“The business is hard to start because of the patience needed but once you reach a plateau (three or four months) it will start mushrooming and may get out of control.”
The package said it’s very important to insist that people send their own self addressed, stamped envelope for the initial pamphlet so that I have no costs, and make money simply by stuffing envelopes already stamped and addressed. For every 100 circulars that I would mail, I will get at least 10 orders, probably closer to 20 orders (people like myself who are interested in making money doing this to people like myself, I suppose). “Suppose you mail 500 of these salesletters to your prospects, you will receive in return 50 to 100 orders of $750 to $1500. Sounds unbelievable, right?”
The package told me how to develop my ad and which newspapers to place it in, warning me not to place it in a daily newspaper unless it’s one of the tabloids that we see in the grocery store: SOPHIA LOREN GIVES BIRTH TO FIVE-HEADED BABY! That type. It also told me how to key my ad so I know which publication gives me the most response. Then it warned me not to spend my money but to re-iunvest it with more ads, quadrupling my assets in no time to secure major coverage of the market.
Then I should set up a business and keep track of my expenses and keep accurate records so I can benefit from taxes. It said the best months to advertise are September, October, January, February and March, with November, the best month. It gave me a list of American magazines and newspapers to advertise in, among them Field and Stream, Muscle and Fitness, Ladies Birthday Almanac and Classified Inc. Every publication was American as was every printer supplier and mailing list company.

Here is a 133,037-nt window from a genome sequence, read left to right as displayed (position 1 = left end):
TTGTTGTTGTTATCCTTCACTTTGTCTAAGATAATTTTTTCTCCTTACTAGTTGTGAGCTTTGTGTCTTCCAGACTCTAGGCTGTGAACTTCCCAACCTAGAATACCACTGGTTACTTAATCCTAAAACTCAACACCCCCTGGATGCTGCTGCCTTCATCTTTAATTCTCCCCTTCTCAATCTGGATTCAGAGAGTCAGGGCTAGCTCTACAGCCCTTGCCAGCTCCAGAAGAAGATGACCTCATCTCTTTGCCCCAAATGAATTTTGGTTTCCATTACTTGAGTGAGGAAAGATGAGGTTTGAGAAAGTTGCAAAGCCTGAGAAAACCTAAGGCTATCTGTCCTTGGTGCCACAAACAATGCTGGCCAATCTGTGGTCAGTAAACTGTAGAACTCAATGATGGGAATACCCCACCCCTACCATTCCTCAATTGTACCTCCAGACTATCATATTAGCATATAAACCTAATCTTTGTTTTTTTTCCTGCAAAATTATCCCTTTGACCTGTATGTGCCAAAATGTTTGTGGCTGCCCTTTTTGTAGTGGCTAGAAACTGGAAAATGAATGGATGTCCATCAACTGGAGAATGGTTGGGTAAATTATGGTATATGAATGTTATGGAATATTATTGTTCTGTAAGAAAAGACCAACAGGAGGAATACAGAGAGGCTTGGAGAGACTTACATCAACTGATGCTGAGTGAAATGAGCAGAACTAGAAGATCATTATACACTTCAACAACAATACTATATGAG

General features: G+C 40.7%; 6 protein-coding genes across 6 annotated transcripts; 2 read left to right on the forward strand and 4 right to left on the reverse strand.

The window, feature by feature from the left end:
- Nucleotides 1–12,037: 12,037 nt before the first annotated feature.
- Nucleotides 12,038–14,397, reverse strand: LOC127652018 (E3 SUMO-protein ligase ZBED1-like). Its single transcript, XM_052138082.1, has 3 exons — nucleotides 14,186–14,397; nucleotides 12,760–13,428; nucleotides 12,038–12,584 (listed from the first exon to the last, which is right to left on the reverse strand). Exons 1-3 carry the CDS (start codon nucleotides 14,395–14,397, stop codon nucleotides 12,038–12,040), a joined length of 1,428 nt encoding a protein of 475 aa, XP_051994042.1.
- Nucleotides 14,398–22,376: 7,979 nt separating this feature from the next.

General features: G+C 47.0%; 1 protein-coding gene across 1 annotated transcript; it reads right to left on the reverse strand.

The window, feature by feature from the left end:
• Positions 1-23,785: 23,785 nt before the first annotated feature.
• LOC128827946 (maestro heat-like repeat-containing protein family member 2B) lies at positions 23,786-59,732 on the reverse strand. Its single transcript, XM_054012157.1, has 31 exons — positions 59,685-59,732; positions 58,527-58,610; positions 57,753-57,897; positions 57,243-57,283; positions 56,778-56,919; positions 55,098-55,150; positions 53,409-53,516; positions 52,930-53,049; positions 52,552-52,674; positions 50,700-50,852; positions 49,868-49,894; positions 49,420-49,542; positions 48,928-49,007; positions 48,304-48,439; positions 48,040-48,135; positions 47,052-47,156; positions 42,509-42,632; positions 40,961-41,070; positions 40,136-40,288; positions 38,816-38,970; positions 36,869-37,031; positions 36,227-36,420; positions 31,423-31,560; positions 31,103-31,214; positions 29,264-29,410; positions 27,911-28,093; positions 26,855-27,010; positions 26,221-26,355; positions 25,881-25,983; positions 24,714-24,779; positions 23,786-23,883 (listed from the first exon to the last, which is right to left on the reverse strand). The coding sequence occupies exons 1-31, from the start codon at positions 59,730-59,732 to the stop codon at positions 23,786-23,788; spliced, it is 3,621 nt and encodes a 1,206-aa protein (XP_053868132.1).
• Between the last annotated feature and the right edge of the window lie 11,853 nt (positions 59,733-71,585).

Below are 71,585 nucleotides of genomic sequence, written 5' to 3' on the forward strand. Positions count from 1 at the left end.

I was told not to procrastinate and then challenged this way: “since you are probably too busy earning a living to make any money, it means that obviously you are doing something wrong. You have to change your life style, your thinking and your actions in order to acquire wealth.
“The company phone number is not being revealed simply because there isn’t enough time to devote to all the calls and inquiries [and maybe threats] that would come in from people all over the country.”
The pamphlet tells me I have the right to re-sell it, and that I’m starting from scratch and on an equal footing with other people who want to get into this type of business. My only mistake is my failure to try, it read.
The final page deals with the “money back guarantee” part of my new potential business. There is none. “The old phrase MONEY BACK GUARANTEE does not apply to this concept. Positive thinkers will proceed and make money and get their share. You were never offered a money back guarantee. This program is yours to keep.”
So… here I am with this program that I can use to make others send in money and make me rich.
I do have another option, of course. I can choose to continue with the work I do, loving it, connecting with people, watching people make good things happen out of the bad things that occur in their lives. Or, I could make millions stuffing envelopes at home.
I think I’ll go back to the next entrepreneur class.